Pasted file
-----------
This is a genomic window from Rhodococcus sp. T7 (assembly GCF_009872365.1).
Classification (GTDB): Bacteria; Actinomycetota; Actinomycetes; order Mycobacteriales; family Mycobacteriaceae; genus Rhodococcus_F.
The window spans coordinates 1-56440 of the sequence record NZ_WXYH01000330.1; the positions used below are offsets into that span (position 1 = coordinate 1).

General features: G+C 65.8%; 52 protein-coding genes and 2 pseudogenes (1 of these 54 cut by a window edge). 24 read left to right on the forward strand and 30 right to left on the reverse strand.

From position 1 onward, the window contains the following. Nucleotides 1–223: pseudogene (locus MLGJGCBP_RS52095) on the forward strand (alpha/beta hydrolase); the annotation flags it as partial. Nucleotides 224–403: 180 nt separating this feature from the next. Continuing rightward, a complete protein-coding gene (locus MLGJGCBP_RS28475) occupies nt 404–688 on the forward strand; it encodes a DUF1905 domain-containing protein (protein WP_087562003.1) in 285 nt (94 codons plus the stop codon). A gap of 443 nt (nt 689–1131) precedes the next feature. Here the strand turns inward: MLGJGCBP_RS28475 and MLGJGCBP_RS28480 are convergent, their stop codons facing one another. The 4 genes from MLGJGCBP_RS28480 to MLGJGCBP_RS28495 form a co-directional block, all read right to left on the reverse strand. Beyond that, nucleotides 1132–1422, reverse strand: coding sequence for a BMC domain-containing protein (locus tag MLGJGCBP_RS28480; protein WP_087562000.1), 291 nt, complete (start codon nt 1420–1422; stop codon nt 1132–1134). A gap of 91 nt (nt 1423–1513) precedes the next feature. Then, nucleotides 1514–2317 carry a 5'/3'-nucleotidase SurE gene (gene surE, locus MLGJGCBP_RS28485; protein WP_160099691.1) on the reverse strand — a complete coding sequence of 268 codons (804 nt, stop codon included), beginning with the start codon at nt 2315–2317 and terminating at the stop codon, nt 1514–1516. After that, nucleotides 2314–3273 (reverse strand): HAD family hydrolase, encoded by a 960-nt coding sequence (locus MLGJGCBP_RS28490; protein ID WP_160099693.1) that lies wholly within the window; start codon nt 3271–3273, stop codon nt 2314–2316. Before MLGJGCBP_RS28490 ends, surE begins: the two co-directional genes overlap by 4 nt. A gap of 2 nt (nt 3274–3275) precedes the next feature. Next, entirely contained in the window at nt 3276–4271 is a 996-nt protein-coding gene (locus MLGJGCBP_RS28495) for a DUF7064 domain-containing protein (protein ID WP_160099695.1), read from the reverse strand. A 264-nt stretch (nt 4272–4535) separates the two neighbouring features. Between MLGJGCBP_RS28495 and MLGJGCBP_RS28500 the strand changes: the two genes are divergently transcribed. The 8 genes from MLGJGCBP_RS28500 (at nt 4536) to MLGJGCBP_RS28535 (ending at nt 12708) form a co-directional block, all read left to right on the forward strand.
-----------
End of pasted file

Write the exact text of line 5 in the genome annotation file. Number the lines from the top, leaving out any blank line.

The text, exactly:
From position 1 onward, the window contains the following. Nucleotides 1–223: pseudogene (locus MLGJGCBP_RS52095) on the forward strand (alpha/beta hydrolase); the annotation flags it as partial. Nucleotides 224–403: 180 nt separating this feature from the next. Continuing rightward, a complete protein-coding gene (locus MLGJGCBP_RS28475) occupies nt 404–688 on the forward strand; it encodes a DUF1905 domain-containing protein (protein WP_087562003.1) in 285 nt (94 codons plus the stop codon). A gap of 443 nt (nt 689–1131) precedes the next feature. Here the strand turns inward: MLGJGCBP_RS28475 and MLGJGCBP_RS28480 are convergent, their stop codons facing one another. The 4 genes from MLGJGCBP_RS28480 to MLGJGCBP_RS28495 form a co-directional block, all read right to left on the reverse strand. Beyond that, nucleotides 1132–1422, reverse strand: coding sequence for a BMC domain-containing protein (locus tag MLGJGCBP_RS28480; protein WP_087562000.1), 291 nt, complete (start codon nt 1420–1422; stop codon nt 1132–1134). A gap of 91 nt (nt 1423–1513) precedes the next feature. Then, nucleotides 1514–2317 carry a 5'/3'-nucleotidase SurE gene (gene surE, locus MLGJGCBP_RS28485; protein WP_160099691.1) on the reverse strand — a complete coding sequence of 268 codons (804 nt, stop codon included), beginning with the start codon at nt 2315–2317 and terminating at the stop codon, nt 1514–1516. After that, nucleotides 2314–3273 (reverse strand): HAD family hydrolase, encoded by a 960-nt coding sequence (locus MLGJGCBP_RS28490; protein ID WP_160099693.1) that lies wholly within the window; start codon nt 3271–3273, stop codon nt 2314–2316. Before MLGJGCBP_RS28490 ends, surE begins: the two co-directional genes overlap by 4 nt. A gap of 2 nt (nt 3274–3275) precedes the next feature. Next, entirely contained in the window at nt 3276–4271 is a 996-nt protein-coding gene (locus MLGJGCBP_RS28495) for a DUF7064 domain-containing protein (protein ID WP_160099695.1), read from the reverse strand. A 264-nt stretch (nt 4272–4535) separates the two neighbouring features. Between MLGJGCBP_RS28495 and MLGJGCBP_RS28500 the strand changes: the two genes are divergently transcribed. The 8 genes from MLGJGCBP_RS28500 (at nt 4536) to MLGJGCBP_RS28535 (ending at nt 12708) form a co-directional block, all read left to right on the forward strand.